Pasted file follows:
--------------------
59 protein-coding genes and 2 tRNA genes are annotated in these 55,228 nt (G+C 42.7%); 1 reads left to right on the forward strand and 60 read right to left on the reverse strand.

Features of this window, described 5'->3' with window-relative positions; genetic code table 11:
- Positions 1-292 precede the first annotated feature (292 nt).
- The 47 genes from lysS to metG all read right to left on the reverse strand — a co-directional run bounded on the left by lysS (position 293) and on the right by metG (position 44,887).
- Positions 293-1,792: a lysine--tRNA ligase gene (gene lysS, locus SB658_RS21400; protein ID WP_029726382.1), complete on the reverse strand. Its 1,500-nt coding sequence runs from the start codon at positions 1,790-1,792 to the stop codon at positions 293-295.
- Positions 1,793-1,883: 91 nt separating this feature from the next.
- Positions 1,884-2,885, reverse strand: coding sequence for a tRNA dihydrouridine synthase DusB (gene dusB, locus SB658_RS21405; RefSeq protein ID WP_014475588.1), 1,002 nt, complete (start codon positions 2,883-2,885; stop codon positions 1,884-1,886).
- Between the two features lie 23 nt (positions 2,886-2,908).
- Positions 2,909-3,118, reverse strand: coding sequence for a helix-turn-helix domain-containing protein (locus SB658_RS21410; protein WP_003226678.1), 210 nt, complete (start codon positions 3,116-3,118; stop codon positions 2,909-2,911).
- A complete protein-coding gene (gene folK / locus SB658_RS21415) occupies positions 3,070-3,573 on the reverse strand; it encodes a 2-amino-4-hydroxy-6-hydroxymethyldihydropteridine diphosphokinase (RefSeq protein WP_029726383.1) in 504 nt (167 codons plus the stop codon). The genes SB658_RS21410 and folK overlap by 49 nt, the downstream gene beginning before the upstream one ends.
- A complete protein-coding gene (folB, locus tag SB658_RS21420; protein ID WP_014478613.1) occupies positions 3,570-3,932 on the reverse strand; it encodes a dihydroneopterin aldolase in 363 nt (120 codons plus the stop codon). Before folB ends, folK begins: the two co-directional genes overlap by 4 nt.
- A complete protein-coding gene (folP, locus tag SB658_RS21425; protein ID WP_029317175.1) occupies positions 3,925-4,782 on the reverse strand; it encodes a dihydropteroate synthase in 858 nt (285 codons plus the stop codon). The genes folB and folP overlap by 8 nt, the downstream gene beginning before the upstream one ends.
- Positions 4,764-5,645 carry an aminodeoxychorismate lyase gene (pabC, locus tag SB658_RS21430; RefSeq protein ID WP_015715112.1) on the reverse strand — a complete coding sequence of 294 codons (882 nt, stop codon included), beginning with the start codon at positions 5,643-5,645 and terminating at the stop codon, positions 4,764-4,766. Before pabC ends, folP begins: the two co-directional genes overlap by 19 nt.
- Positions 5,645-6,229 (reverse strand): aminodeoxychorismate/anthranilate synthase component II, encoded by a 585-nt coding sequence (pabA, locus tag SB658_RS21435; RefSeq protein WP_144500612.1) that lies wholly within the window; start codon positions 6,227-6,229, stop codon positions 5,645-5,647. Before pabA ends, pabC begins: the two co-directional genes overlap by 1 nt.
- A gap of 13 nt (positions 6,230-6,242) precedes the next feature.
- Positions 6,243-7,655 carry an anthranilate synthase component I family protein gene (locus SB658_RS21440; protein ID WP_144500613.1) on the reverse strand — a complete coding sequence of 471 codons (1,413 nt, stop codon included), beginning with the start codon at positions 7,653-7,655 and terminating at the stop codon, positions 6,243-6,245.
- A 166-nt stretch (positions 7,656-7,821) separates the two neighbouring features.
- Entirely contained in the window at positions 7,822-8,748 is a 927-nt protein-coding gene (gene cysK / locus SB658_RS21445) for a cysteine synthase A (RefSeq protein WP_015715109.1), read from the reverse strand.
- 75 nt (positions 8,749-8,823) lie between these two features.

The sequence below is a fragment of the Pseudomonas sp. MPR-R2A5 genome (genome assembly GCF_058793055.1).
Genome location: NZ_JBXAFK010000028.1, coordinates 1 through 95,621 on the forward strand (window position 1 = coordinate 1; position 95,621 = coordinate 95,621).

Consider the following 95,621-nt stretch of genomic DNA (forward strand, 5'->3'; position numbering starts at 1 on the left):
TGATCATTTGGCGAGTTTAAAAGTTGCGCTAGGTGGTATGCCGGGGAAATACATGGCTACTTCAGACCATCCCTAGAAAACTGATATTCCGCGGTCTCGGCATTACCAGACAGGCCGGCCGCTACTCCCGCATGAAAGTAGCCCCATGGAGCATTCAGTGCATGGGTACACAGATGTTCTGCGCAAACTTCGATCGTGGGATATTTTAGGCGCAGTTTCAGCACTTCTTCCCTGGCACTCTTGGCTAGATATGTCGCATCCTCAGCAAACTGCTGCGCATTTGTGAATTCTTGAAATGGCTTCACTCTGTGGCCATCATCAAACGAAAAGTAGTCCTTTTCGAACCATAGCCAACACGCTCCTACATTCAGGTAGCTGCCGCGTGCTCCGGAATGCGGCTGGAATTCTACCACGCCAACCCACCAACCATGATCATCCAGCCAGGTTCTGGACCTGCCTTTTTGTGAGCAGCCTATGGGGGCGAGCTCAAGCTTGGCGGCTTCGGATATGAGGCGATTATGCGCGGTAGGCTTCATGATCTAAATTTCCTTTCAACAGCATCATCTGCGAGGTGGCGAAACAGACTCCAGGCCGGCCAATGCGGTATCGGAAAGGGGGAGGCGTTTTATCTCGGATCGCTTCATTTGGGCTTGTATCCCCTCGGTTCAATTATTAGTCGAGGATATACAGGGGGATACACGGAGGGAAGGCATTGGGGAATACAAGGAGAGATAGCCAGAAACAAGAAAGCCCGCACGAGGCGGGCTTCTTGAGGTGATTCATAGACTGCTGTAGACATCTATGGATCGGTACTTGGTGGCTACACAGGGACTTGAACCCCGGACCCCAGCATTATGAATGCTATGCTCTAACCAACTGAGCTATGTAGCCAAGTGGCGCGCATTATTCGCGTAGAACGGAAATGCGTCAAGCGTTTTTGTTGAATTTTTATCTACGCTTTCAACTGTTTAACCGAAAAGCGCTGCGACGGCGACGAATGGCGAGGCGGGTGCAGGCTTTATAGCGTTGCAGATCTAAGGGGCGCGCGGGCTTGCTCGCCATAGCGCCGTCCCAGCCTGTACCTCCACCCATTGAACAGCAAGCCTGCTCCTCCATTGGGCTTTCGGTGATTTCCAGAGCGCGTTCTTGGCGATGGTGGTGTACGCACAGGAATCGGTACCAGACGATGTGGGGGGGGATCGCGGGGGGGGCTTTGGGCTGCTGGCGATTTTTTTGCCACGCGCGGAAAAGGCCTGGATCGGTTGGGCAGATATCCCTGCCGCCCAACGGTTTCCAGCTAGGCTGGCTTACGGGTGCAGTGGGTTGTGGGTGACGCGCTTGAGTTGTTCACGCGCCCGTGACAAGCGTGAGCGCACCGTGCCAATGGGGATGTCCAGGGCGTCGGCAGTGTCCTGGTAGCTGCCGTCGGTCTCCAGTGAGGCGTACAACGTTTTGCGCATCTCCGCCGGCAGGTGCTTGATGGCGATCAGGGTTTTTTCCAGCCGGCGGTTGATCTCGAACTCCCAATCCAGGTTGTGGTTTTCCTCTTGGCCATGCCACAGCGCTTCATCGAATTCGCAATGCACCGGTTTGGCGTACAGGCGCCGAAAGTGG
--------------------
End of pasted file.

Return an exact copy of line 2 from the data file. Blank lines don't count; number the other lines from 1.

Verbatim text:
Features of this window, described 5'->3' with window-relative positions; genetic code table 11: